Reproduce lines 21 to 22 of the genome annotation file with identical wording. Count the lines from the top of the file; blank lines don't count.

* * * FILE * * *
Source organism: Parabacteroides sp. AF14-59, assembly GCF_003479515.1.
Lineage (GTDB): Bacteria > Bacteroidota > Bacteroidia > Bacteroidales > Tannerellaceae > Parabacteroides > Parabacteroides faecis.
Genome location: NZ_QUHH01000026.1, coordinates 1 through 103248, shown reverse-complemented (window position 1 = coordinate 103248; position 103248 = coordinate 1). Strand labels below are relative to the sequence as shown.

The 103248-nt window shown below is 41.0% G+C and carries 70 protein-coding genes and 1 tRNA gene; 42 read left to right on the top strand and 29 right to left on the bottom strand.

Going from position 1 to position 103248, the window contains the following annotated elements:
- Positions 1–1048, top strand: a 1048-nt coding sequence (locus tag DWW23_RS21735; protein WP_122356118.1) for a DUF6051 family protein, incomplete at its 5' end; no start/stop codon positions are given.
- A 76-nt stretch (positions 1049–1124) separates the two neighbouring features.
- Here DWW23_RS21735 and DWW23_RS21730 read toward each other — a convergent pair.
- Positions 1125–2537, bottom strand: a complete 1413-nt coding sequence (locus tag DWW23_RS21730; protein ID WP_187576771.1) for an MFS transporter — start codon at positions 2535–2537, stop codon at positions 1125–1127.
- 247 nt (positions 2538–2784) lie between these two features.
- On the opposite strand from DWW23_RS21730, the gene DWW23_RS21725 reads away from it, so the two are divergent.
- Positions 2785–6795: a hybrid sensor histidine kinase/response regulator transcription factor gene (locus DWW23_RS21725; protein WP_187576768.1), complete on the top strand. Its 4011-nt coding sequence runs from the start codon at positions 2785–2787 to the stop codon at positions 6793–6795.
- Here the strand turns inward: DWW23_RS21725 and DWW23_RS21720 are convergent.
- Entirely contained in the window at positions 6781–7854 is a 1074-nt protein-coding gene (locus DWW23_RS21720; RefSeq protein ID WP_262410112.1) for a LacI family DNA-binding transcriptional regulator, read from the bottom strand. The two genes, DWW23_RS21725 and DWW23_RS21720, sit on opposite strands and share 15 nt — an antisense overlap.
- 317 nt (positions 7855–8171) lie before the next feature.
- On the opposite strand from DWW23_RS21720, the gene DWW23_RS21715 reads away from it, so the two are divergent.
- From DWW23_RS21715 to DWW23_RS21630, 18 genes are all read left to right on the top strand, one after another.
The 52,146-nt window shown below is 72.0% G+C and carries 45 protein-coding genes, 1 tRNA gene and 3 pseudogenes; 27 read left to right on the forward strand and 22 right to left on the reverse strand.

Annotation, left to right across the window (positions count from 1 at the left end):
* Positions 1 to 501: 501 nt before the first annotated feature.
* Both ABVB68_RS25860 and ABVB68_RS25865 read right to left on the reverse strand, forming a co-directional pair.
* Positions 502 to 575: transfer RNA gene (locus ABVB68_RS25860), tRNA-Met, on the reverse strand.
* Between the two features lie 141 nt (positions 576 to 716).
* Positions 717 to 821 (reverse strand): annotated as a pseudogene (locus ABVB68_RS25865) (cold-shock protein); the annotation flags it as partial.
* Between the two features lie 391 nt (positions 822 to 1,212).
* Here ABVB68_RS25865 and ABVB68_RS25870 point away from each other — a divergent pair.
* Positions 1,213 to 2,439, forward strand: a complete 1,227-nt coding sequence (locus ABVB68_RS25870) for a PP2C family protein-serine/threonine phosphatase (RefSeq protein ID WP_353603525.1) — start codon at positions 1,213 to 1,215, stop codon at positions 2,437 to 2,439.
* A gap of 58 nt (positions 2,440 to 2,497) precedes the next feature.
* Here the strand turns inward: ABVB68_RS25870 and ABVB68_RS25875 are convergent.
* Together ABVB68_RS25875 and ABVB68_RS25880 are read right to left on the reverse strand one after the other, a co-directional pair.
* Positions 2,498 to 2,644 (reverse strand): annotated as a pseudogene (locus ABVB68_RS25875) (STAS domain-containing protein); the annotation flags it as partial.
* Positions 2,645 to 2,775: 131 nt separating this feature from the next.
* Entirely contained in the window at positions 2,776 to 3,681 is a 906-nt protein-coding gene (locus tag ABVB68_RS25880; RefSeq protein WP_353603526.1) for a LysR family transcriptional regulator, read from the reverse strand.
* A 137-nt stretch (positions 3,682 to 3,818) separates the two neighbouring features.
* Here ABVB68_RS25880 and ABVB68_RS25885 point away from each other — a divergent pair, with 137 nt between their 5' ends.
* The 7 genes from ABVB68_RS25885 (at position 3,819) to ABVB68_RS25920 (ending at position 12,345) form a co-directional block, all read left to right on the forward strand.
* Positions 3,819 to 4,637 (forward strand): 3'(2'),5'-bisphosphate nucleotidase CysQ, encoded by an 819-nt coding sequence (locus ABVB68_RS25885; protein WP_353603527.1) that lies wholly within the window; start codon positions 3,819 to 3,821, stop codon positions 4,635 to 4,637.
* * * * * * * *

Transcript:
* Both ABVB68_RS25860 and ABVB68_RS25865 read right to left on the reverse strand, forming a co-directional pair.
* Positions 502 to 575: transfer RNA gene (locus ABVB68_RS25860), tRNA-Met, on the reverse strand.